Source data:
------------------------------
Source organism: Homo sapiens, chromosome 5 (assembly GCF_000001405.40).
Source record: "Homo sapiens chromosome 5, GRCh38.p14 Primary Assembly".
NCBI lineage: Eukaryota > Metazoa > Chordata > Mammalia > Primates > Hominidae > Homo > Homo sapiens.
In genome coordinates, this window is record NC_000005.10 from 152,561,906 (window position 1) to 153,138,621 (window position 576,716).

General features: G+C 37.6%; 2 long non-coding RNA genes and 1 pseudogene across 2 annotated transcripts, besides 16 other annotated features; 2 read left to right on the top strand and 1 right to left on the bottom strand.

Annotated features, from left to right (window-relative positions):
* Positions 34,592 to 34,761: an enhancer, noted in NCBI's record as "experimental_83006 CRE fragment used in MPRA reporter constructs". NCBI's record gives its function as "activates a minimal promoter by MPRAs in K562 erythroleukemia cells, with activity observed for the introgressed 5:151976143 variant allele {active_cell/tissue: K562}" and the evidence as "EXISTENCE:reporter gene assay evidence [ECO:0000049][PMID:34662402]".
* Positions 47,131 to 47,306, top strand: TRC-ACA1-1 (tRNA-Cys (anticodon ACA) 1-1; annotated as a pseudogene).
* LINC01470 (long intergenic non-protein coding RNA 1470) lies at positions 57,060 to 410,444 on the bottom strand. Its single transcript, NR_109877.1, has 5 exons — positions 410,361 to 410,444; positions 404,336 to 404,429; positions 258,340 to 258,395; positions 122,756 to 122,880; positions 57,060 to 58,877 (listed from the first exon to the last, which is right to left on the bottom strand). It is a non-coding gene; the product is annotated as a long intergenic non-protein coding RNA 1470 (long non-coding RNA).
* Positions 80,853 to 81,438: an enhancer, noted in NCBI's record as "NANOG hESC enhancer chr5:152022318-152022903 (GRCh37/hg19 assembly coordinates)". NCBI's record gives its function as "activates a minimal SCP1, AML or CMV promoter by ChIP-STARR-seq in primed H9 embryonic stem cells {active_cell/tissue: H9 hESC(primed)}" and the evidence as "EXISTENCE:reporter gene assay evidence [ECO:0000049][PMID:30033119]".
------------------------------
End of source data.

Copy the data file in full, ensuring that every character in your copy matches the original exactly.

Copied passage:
Source organism: Homo sapiens, chromosome 5 (assembly GCF_000001405.40).
Source record: "Homo sapiens chromosome 5, GRCh38.p14 Primary Assembly".
NCBI lineage: Eukaryota > Metazoa > Chordata > Mammalia > Primates > Hominidae > Homo > Homo sapiens.
In genome coordinates, this window is record NC_000005.10 from 152,561,906 (window position 1) to 153,138,621 (window position 576,716).

General features: G+C 37.6%; 2 long non-coding RNA genes and 1 pseudogene across 2 annotated transcripts, besides 16 other annotated features; 2 read left to right on the top strand and 1 right to left on the bottom strand.

Annotated features, from left to right (window-relative positions):
* Positions 34,592 to 34,761: an enhancer, noted in NCBI's record as "experimental_83006 CRE fragment used in MPRA reporter constructs". NCBI's record gives its function as "activates a minimal promoter by MPRAs in K562 erythroleukemia cells, with activity observed for the introgressed 5:151976143 variant allele {active_cell/tissue: K562}" and the evidence as "EXISTENCE:reporter gene assay evidence [ECO:0000049][PMID:34662402]".
* Positions 47,131 to 47,306, top strand: TRC-ACA1-1 (tRNA-Cys (anticodon ACA) 1-1; annotated as a pseudogene).
* LINC01470 (long intergenic non-protein coding RNA 1470) lies at positions 57,060 to 410,444 on the bottom strand. Its single transcript, NR_109877.1, has 5 exons — positions 410,361 to 410,444; positions 404,336 to 404,429; positions 258,340 to 258,395; positions 122,756 to 122,880; positions 57,060 to 58,877 (listed from the first exon to the last, which is right to left on the bottom strand). It is a non-coding gene; the product is annotated as a long intergenic non-protein coding RNA 1470 (long non-coding RNA).
* Positions 80,853 to 81,438: an enhancer, noted in NCBI's record as "NANOG hESC enhancer chr5:152022318-152022903 (GRCh37/hg19 assembly coordinates)". NCBI's record gives its function as "activates a minimal SCP1, AML or CMV promoter by ChIP-STARR-seq in primed H9 embryonic stem cells {active_cell/tissue: H9 hESC(primed)}" and the evidence as "EXISTENCE:reporter gene assay evidence [ECO:0000049][PMID:30033119]".